Baseball Batting – The Stride Load

    Published: 06-16-2009
    Views: 117,815
    Baseball coach Mike Cassidy demonstrates the stride load.

    Coach Cassidy from the Virginia Baseball Club and the lead hitting instructor. I am going to you about step two of hitting which is called stride load. Basically, were already in our good stance, were comfortable, up at the plate. Now, stride load is all it is, is of slight movement back and a step forward before the ball is ever thrown. So many guys that I see come through, wait to see the pitch and they step at the ball. We dont want to do that anymore.

    We want to move when the pitcher gets to about right here and shows us the ball. When he gets there, were going to take a slow movement back, my hands move back and I stride forward. Its a very, very simple movement; the key is to get that front foot down before the ball is ever pitched. If you do that, youre going to see the ball a lot longer, youre going to be able to pick up off speed pitches and your time is going to be right on fast balls. So, I am in my good stance, weight goes back to about 60-40. My upper body is still centered with the rest of my body, and I am taking a small, short, straight step right back at the pitcher. Now, theres five different strides we can do with our front foot. One stride, you see a lot with younger guys, you get real wide, its called a no stride. All youre going to do is rock back. Stride number two, another very common one is the early stride. Were just going to take a small step straight at the pitcher. Now, in all five of these that I talk about I am going to be landing in the same spot no matter where I start from. Early stride is something you see Albert Pujols doing. Boom! Right there, nice and soft, real slow. Third one; toe tap. You might see Sammy Sosa doing this. Small movement back, small movement forward still in the same loaded position.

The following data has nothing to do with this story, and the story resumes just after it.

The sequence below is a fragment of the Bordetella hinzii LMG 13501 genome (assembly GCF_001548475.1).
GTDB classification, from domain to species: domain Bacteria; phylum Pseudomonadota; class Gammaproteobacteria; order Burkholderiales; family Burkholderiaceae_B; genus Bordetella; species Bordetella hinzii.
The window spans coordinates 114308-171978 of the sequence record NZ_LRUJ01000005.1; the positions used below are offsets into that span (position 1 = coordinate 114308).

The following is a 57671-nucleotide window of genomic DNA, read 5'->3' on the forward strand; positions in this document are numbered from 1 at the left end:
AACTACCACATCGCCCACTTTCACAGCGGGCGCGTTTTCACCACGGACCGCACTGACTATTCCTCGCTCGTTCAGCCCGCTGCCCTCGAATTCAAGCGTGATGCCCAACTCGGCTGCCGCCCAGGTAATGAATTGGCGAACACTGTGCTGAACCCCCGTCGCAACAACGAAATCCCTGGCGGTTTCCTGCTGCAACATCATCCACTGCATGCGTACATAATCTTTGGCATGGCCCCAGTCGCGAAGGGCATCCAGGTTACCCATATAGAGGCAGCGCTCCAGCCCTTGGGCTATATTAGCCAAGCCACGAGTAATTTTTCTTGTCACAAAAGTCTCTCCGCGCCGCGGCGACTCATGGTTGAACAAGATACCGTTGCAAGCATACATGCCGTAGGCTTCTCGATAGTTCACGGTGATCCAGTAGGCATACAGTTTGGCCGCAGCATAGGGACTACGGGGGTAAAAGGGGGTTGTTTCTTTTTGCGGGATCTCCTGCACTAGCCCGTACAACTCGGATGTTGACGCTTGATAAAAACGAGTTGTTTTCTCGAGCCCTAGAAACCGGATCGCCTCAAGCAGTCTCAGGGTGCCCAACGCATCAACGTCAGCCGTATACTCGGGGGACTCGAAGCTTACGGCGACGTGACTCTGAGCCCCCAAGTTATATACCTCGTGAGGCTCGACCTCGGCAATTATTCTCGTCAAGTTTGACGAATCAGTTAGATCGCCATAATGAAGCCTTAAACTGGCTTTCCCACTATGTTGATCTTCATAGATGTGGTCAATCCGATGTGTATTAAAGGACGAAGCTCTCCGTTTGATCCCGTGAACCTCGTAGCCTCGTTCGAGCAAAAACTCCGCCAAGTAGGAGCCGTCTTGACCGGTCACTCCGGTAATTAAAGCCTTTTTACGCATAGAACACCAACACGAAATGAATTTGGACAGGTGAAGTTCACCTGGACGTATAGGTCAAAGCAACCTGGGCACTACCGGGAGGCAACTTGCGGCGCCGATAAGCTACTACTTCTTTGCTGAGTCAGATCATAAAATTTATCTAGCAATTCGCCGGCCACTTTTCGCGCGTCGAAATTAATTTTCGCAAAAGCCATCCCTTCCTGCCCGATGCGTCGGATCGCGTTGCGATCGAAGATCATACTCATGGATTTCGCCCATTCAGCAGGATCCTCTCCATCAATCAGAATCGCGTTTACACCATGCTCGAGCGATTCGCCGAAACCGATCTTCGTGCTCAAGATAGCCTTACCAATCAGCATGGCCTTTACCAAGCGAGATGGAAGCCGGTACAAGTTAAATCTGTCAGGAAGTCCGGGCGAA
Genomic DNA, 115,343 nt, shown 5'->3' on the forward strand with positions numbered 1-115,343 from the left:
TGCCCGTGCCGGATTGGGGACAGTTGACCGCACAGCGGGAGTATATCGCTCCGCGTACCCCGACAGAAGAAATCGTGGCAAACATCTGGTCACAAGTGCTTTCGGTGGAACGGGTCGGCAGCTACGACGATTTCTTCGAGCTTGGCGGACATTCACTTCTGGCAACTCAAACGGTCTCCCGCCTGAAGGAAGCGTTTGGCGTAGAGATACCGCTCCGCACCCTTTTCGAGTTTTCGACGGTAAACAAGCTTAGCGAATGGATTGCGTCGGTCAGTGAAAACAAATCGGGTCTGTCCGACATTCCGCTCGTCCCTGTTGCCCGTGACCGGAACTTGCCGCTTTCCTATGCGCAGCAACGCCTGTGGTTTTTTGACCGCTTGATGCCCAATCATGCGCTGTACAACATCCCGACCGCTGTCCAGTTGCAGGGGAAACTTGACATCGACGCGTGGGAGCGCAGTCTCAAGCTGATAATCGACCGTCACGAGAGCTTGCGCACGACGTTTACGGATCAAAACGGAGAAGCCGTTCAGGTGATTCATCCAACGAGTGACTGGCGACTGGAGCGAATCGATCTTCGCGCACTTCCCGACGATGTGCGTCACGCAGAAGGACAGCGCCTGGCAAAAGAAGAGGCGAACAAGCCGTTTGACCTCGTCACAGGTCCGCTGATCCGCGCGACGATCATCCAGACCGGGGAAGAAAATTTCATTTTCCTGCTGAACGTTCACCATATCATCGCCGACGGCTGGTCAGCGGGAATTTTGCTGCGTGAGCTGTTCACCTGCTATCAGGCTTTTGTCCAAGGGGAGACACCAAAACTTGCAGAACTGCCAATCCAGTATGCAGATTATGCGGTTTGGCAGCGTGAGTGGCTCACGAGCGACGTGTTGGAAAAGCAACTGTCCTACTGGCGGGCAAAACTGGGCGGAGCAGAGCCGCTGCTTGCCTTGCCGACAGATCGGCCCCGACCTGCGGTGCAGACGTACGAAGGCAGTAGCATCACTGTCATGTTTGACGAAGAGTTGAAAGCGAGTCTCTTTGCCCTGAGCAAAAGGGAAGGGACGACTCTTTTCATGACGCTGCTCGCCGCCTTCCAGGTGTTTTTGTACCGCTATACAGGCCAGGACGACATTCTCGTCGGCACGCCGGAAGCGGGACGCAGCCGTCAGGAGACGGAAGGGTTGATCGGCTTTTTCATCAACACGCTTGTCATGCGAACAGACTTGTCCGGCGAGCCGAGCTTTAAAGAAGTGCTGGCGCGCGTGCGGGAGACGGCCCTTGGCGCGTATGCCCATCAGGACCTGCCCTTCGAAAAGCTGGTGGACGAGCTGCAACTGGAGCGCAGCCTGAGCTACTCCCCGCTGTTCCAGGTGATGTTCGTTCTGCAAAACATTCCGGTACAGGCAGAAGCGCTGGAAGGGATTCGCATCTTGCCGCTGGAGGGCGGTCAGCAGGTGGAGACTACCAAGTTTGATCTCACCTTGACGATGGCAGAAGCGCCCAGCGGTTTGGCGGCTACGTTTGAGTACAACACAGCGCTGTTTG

Number three; A-Rod, Alfonso Serrano, big leg lift that theyre going to land in the same exact position. Last one you dont see too much. Jeff Bagwell used to do this. Were going to get real wide and were actually just going to reverse stride; small step back. In all five of those, the most important thing is that they were slow, they were soft and we landed in the same spot every single time. Last thing on the load and stride, when my bat goes back, when my hands move back, that bat is going to get right behind my head. If it goes too far, if I can see it out of the corner of my eye, Ive gone too far, but I dont want to have the bat straight up and down, right behind my back. The reason we move bat - for momentum. If I am a boxer and I'm going to knock someone out and I am going to hit him like this, I am going to move back and then forward, same concept with hitting.